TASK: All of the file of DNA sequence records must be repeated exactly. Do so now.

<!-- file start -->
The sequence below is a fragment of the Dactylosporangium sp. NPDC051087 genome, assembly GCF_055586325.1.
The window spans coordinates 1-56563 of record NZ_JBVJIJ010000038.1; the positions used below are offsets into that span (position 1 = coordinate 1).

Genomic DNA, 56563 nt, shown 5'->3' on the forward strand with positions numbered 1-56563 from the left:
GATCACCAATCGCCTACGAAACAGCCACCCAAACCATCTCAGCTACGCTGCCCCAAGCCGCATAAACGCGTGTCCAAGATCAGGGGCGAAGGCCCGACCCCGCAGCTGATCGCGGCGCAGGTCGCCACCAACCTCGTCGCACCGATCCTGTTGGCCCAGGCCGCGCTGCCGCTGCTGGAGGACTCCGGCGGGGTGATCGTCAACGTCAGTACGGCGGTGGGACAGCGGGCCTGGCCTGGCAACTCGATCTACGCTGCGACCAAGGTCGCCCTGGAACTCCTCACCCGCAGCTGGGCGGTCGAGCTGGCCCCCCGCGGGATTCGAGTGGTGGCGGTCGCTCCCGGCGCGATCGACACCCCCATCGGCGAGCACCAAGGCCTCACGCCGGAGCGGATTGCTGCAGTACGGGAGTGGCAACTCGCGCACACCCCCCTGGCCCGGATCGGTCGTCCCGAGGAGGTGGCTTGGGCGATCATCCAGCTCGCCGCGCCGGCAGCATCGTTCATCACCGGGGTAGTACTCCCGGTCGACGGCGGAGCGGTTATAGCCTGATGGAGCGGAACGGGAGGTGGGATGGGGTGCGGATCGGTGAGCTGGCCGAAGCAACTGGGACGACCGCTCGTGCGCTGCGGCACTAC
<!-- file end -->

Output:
The sequence below is a fragment of the Dactylosporangium sp. NPDC051087 genome, assembly GCF_055586325.1.
The window spans coordinates 1-56563 of record NZ_JBVJIJ010000038.1; the positions used below are offsets into that span (position 1 = coordinate 1).

Genomic DNA, 56563 nt, shown 5'->3' on the forward strand with positions numbered 1-56563 from the left:
GATCACCAATCGCCTACGAAACAGCCACCCAAACCATCTCAGCTACGCTGCCCCAAGCCGCATAAACGCGTGTCCAAGATCAGGGGCGAAGGCCCGACCCCGCAGCTGATCGCGGCGCAGGTCGCCACCAACCTCGTCGCACCGATCCTGTTGGCCCAGGCCGCGCTGCCGCTGCTGGAGGACTCCGGCGGGGTGATCGTCAACGTCAGTACGGCGGTGGGACAGCGGGCCTGGCCTGGCAACTCGATCTACGCTGCGACCAAGGTCGCCCTGGAACTCCTCACCCGCAGCTGGGCGGTCGAGCTGGCCCCCCGCGGGATTCGAGTGGTGGCGGTCGCTCCCGGCGCGATCGACACCCCCATCGGCGAGCACCAAGGCCTCACGCCGGAGCGGATTGCTGCAGTACGGGAGTGGCAACTCGCGCACACCCCCCTGGCCCGGATCGGTCGTCCCGAGGAGGTGGCTTGGGCGATCATCCAGCTCGCCGCGCCGGCAGCATCGTTCATCACCGGGGTAGTACTCCCGGTCGACGGCGGAGCGGTTATAGCCTGATGGAGCGGAACGGGAGGTGGGATGGGGTGCGGATCGGTGAGCTGGCCGAAGCAACTGGGACGACCGCTCGTGCGCTGCGGCACTAC